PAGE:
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To be wholly successful …

What is the single most destructive influence in our society? There are so many stellar candidates out there – but in all honesty I’d be tempted to point the finger at our idea of success. We have somehow married ourselves to an idea of success that doesn’t have anything to do with wholeness – as though the two concepts could be considered completely independent of each other. We define success largely in terms of acquisition: acquisition of money, power, honors, learning, and more money. We can chase after success and entirely neglect our basic calling to become whole; and if in that chase our wholeness has to take a hit – well, that’s collateral damage, just one of the things that might fall by the wayside as we stake out our successes.

By accepting our culture’s understanding of success, we initiate a ripple effect. As we neglect our basic urge to become whole, we start to lose our sense of wholeness. We start to experience the body as something other than us – as a slightly troublesome source of betrayal in our lives – and we lose all sense of its thrumming intelligence; we experience the energy of our emotions as a force to master and subvert to the necessity of our ambitions; and we experience obstacles on the way to success as our enemies, and we find unthinkable the notion that they might be the world’s way of offering guidance.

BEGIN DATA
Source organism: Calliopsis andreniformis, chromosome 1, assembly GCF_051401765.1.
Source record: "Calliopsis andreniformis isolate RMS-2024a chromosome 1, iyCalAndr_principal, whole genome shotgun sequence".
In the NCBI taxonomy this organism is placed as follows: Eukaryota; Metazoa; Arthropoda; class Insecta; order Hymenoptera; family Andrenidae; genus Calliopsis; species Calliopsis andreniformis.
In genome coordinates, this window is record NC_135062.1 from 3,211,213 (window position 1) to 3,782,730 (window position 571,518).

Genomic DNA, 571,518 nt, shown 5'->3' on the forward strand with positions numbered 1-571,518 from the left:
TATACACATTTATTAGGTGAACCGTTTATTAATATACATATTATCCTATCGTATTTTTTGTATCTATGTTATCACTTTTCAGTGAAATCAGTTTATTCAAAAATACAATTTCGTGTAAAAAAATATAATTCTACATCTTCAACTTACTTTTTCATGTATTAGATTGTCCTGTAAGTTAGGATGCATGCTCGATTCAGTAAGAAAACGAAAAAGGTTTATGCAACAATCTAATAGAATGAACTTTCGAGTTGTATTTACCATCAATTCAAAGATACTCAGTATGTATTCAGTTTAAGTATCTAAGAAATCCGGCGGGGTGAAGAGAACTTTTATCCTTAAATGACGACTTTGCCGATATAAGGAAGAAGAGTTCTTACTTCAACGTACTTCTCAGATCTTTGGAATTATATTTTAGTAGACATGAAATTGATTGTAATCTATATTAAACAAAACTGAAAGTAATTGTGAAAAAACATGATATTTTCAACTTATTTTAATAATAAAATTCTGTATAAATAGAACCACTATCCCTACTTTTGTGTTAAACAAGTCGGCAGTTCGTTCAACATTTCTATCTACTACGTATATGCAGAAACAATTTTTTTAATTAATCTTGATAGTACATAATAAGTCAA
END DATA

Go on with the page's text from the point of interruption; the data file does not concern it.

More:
Losing touch with our own wholeness, we start to lose touch with every other kind of wholeness as well: the wholeness of action and consequence, of our shared humanity, of our intimate give and take with the world around us. The fact that we have chosen acquisition as our benchmark of success aligns us with the mythological tyrant, subject to his anxieties and alienation – and it carries us ever farther into that alienation. I recently heard a compelling interview with Paul Piff, whose research ingeniously demonstrates that as people accumulate wealth, they lose ethics, empathy and compassion, and become increasingly entitled and insular. So becoming really successful doesn’t just neglect your wholeness, it actually corrodes it. It carries you away from compassionate engagement with the world, and ever deeper into the dark and narrow funnel of self-absorption. What a dilemma our idea of success presents: the more ‘successful’ we become, the more destructive we become.

Hmmm. Imagine, even if only for a moment, how radically different our entire world would be, and our individual lives would be, if we deflated the fantasy of success that is wrecking such havoc, and elected instead to guide our lives in accord with a different understanding of success – one that took wholeness to be the ultimate success, and moved us feelingly towards it our entire lives.

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